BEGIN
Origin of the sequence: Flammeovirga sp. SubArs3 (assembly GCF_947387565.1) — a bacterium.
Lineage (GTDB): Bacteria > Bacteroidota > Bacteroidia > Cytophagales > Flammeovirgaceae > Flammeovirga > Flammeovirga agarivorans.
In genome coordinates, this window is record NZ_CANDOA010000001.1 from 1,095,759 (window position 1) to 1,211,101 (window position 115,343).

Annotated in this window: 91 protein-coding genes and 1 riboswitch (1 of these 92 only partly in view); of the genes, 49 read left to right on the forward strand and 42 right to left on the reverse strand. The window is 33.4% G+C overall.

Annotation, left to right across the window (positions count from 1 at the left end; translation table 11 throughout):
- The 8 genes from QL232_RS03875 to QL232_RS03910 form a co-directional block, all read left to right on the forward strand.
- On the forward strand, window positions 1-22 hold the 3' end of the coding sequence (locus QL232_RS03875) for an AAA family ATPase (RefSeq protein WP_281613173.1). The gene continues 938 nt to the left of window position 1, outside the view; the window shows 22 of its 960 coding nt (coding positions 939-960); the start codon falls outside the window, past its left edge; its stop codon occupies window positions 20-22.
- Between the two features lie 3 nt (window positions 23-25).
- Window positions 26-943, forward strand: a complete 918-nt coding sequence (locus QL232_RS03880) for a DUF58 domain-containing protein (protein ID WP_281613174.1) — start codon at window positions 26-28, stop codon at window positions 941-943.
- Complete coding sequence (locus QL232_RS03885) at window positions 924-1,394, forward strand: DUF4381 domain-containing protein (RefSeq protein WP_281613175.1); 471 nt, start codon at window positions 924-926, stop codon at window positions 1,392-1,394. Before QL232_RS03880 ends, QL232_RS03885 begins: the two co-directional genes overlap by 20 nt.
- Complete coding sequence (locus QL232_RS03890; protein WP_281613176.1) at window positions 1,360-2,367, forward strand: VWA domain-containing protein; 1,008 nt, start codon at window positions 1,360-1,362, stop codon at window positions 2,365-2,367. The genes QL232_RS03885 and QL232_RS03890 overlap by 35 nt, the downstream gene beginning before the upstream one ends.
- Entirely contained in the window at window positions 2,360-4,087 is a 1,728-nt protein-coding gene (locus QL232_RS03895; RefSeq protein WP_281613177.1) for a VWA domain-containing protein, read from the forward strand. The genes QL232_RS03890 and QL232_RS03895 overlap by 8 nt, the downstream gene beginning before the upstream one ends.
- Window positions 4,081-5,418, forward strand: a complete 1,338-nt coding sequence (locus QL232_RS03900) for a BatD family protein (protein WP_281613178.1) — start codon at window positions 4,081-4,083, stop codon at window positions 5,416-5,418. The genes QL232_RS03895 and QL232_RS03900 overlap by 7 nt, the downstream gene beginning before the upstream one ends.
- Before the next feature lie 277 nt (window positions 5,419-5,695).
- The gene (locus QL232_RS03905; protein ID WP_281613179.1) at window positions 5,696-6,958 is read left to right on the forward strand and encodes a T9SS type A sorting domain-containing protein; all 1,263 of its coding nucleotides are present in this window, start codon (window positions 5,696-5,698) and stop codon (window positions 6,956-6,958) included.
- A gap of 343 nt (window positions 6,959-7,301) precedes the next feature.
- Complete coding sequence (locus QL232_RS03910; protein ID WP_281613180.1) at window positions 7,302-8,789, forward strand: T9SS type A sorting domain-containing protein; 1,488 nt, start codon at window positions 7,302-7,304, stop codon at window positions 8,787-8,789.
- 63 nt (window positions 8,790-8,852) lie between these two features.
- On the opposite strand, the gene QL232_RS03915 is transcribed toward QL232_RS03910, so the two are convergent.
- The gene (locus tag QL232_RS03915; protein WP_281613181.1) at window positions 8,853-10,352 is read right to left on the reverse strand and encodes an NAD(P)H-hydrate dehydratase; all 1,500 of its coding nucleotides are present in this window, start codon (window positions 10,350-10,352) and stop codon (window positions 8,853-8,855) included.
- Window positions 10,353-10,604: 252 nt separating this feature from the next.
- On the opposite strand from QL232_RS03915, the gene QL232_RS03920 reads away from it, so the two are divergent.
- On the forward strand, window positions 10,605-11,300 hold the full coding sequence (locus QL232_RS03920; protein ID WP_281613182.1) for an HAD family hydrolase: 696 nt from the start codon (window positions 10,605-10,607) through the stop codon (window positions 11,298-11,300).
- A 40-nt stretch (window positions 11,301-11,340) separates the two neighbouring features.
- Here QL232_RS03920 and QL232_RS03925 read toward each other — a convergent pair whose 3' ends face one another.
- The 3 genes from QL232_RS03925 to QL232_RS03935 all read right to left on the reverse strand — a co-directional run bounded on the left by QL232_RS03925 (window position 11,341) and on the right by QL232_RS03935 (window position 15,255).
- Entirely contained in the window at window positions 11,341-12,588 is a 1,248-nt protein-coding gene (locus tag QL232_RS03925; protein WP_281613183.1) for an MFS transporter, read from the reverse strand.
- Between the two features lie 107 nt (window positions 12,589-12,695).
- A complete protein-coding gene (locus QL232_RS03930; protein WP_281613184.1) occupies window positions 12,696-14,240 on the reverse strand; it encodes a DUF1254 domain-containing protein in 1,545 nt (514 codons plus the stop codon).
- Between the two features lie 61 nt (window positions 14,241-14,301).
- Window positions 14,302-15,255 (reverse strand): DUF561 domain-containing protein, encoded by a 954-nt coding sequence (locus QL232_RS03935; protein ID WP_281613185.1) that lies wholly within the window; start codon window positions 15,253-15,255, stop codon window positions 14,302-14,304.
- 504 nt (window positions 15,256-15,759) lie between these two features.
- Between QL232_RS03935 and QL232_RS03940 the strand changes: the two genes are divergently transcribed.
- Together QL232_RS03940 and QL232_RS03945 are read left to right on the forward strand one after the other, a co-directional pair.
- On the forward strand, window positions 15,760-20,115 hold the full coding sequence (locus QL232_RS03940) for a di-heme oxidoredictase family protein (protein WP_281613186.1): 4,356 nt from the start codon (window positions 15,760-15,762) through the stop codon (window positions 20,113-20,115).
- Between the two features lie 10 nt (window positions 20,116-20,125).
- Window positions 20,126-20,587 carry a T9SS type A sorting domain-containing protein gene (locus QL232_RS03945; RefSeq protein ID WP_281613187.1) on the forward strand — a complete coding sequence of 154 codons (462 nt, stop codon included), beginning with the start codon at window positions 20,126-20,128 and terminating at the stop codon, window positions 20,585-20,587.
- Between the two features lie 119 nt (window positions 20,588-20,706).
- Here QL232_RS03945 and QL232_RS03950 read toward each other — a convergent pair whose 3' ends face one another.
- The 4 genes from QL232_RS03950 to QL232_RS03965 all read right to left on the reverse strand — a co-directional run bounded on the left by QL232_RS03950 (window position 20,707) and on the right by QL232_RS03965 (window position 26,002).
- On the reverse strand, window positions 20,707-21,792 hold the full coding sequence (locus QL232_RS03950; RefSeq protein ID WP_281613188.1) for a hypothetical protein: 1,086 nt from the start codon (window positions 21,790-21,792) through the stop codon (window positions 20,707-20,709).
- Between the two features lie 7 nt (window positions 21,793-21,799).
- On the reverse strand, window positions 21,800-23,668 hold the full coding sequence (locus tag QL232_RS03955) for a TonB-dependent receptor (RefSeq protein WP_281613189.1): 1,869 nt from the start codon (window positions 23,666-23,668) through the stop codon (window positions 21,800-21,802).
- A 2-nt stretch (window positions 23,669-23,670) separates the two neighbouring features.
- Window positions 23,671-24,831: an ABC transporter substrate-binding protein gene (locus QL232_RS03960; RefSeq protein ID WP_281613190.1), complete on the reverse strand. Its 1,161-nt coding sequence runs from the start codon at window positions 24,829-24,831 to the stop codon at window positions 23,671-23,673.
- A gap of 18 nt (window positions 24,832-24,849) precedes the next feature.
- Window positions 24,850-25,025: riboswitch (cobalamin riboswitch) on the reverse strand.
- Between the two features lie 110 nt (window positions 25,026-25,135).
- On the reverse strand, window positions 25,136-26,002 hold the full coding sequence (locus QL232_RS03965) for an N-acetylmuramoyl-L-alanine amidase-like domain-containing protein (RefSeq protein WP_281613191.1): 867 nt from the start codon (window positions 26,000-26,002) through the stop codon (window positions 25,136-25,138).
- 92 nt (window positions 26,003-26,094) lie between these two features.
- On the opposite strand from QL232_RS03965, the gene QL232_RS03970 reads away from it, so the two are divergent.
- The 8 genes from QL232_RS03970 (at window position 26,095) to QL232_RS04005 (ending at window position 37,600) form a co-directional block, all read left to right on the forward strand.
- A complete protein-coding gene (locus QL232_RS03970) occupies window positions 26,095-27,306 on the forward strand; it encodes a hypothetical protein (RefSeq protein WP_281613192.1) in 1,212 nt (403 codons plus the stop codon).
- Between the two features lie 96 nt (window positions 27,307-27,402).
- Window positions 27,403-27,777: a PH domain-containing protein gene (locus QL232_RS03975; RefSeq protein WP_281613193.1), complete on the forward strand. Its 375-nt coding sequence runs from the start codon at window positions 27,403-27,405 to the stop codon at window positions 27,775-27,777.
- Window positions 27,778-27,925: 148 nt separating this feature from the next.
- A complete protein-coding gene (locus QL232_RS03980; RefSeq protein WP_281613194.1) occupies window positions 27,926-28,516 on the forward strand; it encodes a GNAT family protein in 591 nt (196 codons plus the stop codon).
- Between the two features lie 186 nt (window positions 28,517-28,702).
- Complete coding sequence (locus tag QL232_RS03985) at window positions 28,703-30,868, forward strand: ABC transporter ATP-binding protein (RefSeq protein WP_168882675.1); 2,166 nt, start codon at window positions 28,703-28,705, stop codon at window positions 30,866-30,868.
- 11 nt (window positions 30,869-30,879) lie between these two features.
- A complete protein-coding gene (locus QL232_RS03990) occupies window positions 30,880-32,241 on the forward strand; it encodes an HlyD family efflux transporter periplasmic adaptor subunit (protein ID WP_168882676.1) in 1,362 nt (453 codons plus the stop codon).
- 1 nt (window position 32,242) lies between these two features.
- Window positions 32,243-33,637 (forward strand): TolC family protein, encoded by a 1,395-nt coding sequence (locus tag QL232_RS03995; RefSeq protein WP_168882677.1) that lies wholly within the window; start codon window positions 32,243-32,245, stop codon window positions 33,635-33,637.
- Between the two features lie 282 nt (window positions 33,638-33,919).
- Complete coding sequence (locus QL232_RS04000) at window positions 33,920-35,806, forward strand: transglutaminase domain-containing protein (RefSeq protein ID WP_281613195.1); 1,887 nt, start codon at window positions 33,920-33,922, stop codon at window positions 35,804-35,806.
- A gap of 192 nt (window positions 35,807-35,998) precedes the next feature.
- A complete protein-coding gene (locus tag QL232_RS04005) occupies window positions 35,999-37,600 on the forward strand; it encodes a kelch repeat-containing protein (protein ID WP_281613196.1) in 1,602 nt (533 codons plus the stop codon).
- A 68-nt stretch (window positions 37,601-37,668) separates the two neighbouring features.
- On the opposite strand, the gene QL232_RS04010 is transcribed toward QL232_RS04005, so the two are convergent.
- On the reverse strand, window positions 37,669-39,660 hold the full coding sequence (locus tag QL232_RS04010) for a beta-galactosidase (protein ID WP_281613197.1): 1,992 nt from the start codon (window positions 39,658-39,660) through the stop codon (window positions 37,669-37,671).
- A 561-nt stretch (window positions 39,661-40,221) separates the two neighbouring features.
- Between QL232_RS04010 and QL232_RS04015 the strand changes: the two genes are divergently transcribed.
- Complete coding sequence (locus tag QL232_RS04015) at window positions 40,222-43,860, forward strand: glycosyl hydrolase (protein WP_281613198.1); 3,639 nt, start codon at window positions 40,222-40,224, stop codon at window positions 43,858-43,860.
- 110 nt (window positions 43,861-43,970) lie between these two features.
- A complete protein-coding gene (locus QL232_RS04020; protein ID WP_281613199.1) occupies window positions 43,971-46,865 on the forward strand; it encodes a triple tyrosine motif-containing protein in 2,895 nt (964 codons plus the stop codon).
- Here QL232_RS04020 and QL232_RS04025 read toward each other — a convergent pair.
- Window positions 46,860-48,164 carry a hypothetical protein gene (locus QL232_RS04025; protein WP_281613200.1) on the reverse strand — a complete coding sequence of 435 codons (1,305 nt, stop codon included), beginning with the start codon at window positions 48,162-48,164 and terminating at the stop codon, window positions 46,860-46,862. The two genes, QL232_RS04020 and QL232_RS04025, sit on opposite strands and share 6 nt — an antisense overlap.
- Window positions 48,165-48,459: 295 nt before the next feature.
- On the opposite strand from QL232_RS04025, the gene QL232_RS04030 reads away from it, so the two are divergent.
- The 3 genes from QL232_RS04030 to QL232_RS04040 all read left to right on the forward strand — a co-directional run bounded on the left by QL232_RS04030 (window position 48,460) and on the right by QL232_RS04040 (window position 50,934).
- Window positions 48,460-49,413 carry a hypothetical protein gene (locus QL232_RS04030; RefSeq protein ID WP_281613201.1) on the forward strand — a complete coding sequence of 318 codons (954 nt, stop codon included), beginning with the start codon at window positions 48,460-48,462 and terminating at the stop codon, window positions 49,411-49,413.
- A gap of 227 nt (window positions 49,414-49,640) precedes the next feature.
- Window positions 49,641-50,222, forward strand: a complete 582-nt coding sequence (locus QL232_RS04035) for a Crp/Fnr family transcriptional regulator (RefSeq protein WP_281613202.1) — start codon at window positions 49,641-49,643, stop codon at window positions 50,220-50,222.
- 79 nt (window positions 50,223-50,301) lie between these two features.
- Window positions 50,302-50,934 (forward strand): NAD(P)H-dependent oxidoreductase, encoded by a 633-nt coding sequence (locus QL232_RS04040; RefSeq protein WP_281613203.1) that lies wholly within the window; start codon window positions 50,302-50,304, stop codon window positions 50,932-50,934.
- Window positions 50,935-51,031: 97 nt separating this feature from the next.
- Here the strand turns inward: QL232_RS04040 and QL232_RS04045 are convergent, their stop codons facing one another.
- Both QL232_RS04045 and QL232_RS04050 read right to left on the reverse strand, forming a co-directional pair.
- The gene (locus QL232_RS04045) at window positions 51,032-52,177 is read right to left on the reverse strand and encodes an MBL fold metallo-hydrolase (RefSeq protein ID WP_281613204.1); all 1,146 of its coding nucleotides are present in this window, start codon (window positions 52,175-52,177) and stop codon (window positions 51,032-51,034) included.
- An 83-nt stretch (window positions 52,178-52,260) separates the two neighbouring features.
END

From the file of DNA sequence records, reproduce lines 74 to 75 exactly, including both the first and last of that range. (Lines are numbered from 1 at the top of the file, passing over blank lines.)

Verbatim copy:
- 110 nt (window positions 43,861-43,970) lie between these two features.
- A complete protein-coding gene (locus QL232_RS04020; protein ID WP_281613199.1) occupies window positions 43,971-46,865 on the forward strand; it encodes a triple tyrosine motif-containing protein in 2,895 nt (964 codons plus the stop codon).